(3) Grains were less processed and there was more contact with soil and food microrganisms to colonize the gut. Gut health is immensely important to weight gain/loss. Processed grains and sugars  have been shown to increase the wrong type of gut bacteria, leading not only to inflammation, but also to weight gain. But, if one is eating raw food and digging in the soil and getting that soil in thier mouth, they're colonizing their gut with microorganisms that can better digest the food (for higher nutrient gains), better optimization of calories, and less unhealthy weight gain. My husband has Crohn's, which is caused by the wrong gut microrganisms causing inflammation. People with Crohn's often have problems obtaining their vitamins and minerals from food (as well as calories) because they don't have the right gut buddies to digest their food.

(4) There were more nutrients available in the soils then, and so the food was more nutrient dense, meaning they needed less food to be healthy, and their bodies were not as hungry.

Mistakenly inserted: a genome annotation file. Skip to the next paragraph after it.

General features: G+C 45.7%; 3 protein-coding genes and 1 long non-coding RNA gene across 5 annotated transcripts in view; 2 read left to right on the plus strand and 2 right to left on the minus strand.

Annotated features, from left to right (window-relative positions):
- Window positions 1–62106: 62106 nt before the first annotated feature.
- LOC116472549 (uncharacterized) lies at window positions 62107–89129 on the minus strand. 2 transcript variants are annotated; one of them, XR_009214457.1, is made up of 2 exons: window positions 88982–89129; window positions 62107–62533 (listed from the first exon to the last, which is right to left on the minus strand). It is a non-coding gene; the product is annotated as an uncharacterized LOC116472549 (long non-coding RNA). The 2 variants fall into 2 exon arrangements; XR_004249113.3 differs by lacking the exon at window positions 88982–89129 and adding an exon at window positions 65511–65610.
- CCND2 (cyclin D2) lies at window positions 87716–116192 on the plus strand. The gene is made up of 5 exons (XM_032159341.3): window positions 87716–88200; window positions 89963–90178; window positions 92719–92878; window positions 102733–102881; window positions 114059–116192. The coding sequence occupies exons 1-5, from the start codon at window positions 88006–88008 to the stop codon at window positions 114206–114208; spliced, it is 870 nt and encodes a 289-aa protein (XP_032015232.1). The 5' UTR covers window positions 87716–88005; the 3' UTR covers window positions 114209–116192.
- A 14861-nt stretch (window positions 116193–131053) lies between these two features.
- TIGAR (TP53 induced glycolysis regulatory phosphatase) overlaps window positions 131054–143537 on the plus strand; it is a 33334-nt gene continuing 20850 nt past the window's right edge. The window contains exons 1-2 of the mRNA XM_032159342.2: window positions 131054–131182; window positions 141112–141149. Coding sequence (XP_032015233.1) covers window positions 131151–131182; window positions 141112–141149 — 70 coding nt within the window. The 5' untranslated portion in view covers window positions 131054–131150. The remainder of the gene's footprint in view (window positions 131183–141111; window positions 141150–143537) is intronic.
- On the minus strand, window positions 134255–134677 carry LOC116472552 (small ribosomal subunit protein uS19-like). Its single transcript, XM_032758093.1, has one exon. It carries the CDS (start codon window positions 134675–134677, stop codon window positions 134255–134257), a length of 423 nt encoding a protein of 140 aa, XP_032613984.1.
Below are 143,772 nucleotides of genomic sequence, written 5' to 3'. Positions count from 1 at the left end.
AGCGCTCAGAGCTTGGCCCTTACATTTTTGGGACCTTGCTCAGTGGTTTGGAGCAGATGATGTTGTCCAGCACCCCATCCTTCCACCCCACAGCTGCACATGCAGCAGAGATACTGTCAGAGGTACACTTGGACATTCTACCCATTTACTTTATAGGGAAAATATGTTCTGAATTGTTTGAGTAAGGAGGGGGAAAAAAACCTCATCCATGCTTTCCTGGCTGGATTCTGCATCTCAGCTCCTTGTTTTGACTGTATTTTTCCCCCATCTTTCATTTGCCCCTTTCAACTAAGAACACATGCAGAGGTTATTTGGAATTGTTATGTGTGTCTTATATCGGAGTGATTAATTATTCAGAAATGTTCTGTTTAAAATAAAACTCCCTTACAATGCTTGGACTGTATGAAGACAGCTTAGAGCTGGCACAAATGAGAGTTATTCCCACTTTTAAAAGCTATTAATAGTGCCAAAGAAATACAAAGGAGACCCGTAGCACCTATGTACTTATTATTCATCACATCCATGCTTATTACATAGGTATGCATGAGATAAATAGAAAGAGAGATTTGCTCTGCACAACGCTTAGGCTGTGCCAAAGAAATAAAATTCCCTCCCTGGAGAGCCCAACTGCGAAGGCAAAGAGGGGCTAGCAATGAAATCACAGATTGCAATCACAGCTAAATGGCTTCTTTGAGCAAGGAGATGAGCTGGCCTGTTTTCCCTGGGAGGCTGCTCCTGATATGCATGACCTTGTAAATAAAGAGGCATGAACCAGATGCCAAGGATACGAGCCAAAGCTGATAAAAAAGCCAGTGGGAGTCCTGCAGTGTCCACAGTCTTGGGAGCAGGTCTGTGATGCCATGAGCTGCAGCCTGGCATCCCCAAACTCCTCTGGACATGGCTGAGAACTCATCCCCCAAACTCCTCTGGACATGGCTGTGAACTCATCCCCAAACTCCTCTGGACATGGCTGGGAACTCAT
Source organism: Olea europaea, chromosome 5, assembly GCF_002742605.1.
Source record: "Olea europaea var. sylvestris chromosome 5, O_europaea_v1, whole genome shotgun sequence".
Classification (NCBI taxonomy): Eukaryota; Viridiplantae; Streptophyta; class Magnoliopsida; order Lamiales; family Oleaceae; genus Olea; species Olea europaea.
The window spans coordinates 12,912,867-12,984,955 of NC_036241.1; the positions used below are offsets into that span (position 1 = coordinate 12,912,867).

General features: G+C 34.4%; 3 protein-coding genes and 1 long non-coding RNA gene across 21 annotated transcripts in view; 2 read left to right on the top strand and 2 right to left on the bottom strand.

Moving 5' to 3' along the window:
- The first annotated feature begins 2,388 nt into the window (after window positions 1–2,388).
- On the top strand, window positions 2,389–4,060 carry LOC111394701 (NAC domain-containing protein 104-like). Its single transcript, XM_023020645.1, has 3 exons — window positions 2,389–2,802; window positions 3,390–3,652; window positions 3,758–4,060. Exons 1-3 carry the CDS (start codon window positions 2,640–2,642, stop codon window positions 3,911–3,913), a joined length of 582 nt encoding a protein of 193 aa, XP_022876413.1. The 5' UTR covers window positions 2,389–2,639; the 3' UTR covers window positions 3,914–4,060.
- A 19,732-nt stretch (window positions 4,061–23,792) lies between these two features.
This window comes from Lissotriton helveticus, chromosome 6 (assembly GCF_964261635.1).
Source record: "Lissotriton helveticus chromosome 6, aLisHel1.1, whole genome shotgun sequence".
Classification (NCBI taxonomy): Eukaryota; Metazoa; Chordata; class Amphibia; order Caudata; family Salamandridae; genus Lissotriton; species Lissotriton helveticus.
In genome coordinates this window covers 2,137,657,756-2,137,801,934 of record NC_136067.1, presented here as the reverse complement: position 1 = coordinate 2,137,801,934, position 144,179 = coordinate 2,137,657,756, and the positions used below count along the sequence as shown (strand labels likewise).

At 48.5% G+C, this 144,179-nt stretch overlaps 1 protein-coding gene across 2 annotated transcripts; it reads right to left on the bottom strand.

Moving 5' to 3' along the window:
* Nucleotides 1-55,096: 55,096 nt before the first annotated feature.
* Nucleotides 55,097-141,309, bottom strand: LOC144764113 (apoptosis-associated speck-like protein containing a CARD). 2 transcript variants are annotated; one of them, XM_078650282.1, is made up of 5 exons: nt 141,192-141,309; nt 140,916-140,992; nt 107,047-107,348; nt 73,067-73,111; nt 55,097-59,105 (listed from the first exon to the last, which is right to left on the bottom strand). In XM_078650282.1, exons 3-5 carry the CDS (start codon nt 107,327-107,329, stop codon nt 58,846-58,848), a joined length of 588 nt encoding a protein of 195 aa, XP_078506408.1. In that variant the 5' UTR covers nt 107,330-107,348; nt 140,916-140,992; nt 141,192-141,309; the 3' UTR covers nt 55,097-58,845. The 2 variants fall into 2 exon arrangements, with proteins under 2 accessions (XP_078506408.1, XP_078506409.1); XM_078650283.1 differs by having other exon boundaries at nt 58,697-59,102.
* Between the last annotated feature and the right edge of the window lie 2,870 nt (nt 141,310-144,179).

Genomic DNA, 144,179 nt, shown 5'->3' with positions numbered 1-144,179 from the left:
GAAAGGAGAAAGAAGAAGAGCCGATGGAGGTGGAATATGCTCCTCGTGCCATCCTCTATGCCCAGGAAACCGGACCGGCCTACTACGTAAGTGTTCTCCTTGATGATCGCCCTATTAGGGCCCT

(5) They ate a lot less sugar. Sugar had to be imported and purchased, making it an expensive thing for those that were pioneering. It was mostly likely used sparingly and for special occasions...And, of course, when you write up a bunch of recipes, you don't usually write the common day-to-day foods...you write down the special treats that are eaten on holidays, made with your precious sugar. My mom's side of the family recently assembled a cookbook of heritage recipes passed down through the generations. Probably 70+% of them were deserts, and 20% were potluck/celebration type foods, and maaaaaybe 10% were day-to-day recipes. I have a medieval cookbook, and you'd think from reading it that the people lived on sugar and almond milk and almond paste with lots of eastern spices...but the fact is, that was the food of the wealthy or of special occasions, not the day-to-day fair. And, the occasional sampling of  sugar and inflammatory foods won't mess with most of us (think of the Primal Diet's 80/20 principle. You eat right 80% of the time, and it counters the effects of the 20% of food that isn't so healthy)

(6) They had a lot of muscle. Muscle burns calories, even when you're sleeping...which makes it even harder for them to be obese.

There's probably more reasons, but those are the ones that come to mind for me right now!
 
James Freyr
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Nicole Alderman wrote:

Jess Dee wrote: